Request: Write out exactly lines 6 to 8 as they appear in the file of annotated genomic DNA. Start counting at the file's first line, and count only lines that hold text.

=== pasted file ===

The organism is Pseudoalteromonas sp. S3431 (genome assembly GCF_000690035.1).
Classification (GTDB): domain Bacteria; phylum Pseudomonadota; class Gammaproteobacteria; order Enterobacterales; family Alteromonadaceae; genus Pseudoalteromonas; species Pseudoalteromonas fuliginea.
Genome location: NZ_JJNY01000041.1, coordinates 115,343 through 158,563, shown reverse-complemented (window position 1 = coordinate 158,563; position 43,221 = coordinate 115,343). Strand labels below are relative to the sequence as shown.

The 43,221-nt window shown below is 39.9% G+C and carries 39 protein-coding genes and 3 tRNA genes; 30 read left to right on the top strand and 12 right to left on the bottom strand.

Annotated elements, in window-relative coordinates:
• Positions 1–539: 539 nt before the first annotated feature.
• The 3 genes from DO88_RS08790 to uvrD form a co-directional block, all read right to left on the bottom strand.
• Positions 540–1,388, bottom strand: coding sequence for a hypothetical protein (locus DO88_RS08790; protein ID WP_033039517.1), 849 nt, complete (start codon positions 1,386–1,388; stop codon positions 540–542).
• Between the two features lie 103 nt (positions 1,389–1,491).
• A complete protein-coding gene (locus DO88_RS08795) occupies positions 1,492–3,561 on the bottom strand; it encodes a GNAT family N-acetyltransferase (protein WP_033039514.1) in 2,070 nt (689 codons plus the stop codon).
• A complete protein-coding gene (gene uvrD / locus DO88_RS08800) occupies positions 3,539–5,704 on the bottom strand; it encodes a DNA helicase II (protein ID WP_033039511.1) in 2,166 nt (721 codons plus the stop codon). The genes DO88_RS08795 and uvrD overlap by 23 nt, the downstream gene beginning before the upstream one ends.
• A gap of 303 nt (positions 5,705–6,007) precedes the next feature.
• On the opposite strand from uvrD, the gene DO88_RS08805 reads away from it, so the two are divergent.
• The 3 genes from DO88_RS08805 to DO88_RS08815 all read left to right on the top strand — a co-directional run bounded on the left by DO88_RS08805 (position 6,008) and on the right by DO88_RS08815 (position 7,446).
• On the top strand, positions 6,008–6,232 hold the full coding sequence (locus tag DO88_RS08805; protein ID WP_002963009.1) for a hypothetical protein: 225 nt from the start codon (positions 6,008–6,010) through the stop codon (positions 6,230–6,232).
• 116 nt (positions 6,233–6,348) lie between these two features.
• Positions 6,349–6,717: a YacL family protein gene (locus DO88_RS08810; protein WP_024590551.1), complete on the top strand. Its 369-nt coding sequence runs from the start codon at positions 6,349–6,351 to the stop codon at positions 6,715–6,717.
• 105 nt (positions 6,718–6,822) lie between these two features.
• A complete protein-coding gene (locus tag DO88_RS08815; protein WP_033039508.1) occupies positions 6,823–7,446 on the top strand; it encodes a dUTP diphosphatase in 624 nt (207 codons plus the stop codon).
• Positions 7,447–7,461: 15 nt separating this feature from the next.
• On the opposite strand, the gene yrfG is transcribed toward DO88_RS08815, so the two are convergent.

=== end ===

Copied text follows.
• Positions 1–539: 539 nt before the first annotated feature.
• The 3 genes from DO88_RS08790 to uvrD form a co-directional block, all read right to left on the bottom strand.
• Positions 540–1,388, bottom strand: coding sequence for a hypothetical protein (locus DO88_RS08790; protein ID WP_033039517.1), 849 nt, complete (start codon positions 1,386–1,388; stop codon positions 540–542).